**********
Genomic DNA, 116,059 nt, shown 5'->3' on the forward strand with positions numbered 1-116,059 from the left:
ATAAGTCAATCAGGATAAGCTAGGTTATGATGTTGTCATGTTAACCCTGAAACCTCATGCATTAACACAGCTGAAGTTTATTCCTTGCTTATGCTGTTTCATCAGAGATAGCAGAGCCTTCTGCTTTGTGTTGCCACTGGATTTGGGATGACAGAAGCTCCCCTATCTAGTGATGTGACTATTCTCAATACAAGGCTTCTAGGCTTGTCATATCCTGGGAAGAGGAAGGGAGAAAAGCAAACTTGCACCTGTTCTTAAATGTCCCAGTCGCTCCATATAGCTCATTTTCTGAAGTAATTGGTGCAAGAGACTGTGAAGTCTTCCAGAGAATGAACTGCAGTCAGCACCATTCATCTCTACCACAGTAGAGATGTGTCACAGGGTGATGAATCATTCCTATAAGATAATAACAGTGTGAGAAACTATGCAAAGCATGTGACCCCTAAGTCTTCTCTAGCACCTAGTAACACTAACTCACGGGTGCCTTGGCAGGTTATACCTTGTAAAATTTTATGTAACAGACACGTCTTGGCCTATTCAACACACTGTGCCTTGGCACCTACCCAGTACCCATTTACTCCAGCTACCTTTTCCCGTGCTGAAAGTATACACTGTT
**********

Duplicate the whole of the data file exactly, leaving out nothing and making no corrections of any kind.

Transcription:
Genomic DNA, 116,059 nt, shown 5'->3' on the forward strand with positions numbered 1-116,059 from the left:
ATAAGTCAATCAGGATAAGCTAGGTTATGATGTTGTCATGTTAACCCTGAAACCTCATGCATTAACACAGCTGAAGTTTATTCCTTGCTTATGCTGTTTCATCAGAGATAGCAGAGCCTTCTGCTTTGTGTTGCCACTGGATTTGGGATGACAGAAGCTCCCCTATCTAGTGATGTGACTATTCTCAATACAAGGCTTCTAGGCTTGTCATATCCTGGGAAGAGGAAGGGAGAAAAGCAAACTTGCACCTGTTCTTAAATGTCCCAGTCGCTCCATATAGCTCATTTTCTGAAGTAATTGGTGCAAGAGACTGTGAAGTCTTCCAGAGAATGAACTGCAGTCAGCACCATTCATCTCTACCACAGTAGAGATGTGTCACAGGGTGATGAATCATTCCTATAAGATAATAACAGTGTGAGAAACTATGCAAAGCATGTGACCCCTAAGTCTTCTCTAGCACCTAGTAACACTAACTCACGGGTGCCTTGGCAGGTTATACCTTGTAAAATTTTATGTAACAGACACGTCTTGGCCTATTCAACACACTGTGCCTTGGCACCTACCCAGTACCCATTTACTCCAGCTACCTTTTCCCGTGCTGAAAGTATACACTGTT